systems would not have the protection of giant sweepers, which may even become attractors, and life would be frequently extinguished before it has a chance to develop.
What can be concluded from research on catastrophes on Earth is that the development of complex life-forms has to take place within periods between life-destroying volcanic or impact events, and that for various complex forms of life to develop, a planet will have to be free of volcanic action or impacts for long periods.
It may be that the most typical form of life in the universe is some form of hyperthermophilic life, which can survive in extreme conditions, and can withstand the volcanic and impact disasters which periodically wipe out all other life forms. Jakosky (1998) maintains that hyperthermophilic life is the norm and everything else has developed from it. Given the wide range of energy sources that are known to have been utilized by early life-forms, it can be plausibly suggested that life may be widespread throughout the universe. But whether or not it has developed along the complex lines found on Earth is still a major unresolved question.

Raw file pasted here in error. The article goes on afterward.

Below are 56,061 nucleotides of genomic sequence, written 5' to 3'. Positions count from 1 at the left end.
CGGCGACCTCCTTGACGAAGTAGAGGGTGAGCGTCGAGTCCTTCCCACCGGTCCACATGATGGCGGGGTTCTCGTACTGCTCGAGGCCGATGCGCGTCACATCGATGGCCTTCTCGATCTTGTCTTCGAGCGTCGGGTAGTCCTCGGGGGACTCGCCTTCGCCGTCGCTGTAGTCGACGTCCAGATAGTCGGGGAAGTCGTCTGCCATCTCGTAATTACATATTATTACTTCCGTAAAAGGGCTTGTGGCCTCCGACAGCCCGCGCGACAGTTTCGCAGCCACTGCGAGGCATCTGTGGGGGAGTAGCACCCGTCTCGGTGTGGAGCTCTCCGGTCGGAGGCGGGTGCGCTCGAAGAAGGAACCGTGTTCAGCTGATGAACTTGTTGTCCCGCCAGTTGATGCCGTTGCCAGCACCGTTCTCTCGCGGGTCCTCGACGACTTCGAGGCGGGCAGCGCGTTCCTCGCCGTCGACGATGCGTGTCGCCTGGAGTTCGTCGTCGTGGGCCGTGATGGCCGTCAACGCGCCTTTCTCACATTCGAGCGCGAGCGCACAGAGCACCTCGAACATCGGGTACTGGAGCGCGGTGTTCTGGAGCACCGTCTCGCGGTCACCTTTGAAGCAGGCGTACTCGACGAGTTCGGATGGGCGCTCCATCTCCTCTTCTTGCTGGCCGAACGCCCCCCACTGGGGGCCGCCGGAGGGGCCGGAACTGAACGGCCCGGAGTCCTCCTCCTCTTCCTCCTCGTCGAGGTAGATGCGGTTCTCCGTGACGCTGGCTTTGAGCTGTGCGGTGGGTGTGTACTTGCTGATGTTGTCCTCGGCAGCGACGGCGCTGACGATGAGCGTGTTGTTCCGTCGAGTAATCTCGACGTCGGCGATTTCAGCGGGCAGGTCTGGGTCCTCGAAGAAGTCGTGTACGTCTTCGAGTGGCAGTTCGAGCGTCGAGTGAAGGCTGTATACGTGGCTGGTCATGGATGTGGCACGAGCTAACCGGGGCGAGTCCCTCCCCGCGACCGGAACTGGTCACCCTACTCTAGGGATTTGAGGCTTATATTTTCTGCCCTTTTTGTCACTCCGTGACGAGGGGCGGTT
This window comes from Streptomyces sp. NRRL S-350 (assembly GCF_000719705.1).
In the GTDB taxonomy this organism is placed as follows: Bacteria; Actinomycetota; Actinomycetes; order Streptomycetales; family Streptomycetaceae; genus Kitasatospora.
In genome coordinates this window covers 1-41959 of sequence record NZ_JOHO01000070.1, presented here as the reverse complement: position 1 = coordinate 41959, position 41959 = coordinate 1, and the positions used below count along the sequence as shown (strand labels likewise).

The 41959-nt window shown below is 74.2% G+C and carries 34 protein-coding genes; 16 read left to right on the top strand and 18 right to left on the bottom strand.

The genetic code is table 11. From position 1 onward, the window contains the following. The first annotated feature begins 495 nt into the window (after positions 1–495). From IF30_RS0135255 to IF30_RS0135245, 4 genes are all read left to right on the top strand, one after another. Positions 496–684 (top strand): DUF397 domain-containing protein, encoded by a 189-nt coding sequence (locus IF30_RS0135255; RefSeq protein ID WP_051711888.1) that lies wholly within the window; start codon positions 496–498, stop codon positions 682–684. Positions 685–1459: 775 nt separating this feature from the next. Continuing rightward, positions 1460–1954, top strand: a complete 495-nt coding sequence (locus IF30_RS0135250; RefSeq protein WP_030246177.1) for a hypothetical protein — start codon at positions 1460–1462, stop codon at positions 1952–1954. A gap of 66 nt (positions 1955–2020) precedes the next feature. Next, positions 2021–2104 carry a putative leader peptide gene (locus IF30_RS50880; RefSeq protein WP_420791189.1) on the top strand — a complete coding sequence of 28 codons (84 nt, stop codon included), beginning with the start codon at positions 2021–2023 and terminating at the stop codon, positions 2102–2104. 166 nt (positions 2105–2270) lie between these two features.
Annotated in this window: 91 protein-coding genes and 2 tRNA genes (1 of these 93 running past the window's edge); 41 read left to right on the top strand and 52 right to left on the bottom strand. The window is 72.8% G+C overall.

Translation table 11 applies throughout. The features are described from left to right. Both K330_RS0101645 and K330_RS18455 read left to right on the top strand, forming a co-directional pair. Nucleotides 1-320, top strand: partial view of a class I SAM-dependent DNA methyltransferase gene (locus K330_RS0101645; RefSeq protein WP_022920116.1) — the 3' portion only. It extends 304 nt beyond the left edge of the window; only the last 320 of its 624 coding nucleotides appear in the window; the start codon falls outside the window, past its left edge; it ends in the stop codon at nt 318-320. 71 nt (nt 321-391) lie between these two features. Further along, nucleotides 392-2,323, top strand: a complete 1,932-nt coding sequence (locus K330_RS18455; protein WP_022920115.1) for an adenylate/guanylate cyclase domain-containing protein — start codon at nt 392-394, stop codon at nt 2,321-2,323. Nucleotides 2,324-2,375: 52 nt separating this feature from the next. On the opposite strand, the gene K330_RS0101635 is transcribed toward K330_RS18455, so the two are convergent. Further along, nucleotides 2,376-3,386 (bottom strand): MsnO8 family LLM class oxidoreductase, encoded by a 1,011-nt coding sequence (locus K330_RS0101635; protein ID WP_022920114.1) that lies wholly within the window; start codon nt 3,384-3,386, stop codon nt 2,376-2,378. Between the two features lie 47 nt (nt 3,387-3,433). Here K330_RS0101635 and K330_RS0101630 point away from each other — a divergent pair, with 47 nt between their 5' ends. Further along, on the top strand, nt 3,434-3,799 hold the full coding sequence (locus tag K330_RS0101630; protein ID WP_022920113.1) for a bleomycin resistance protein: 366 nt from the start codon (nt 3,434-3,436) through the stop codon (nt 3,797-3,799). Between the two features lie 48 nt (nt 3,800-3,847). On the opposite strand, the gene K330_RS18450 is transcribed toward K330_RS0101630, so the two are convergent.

The tenacity of life
Discoveries of exotic forms of life, which survive in extremely inhospitable conditions on Earth have given rise to speculations regarding the possibility that life may be found in similar inhospitable sites throughout the solar system. These speculations not only intensify arguments in favour of more detailed searches of planets, such as Mars, but also generate hypotheses regarding the origin of life on Earth.
During the past few years many thousands of different strains of micro-organisms have been discovered surviving in intolerable conditions, as deep as 3.5 kilometres beneath the Earth’s crust at temperatures of 113ºC (Pain, 1998: 28–32). This could suggest that living organisms might also exist in other apparently inhospitable zones in the universe. Although satellite images of Antarctica have shown it to be barren like Mars, towards the end of the twentieth century it was acknowledged that Antarctica is teeming with life. Living microbial organisms have been discovered in frozen Antarctic lakes, which are probably the most inhospitable sites on Earth, thus suggesting that similar forms of life might exist on icebound planets or comets.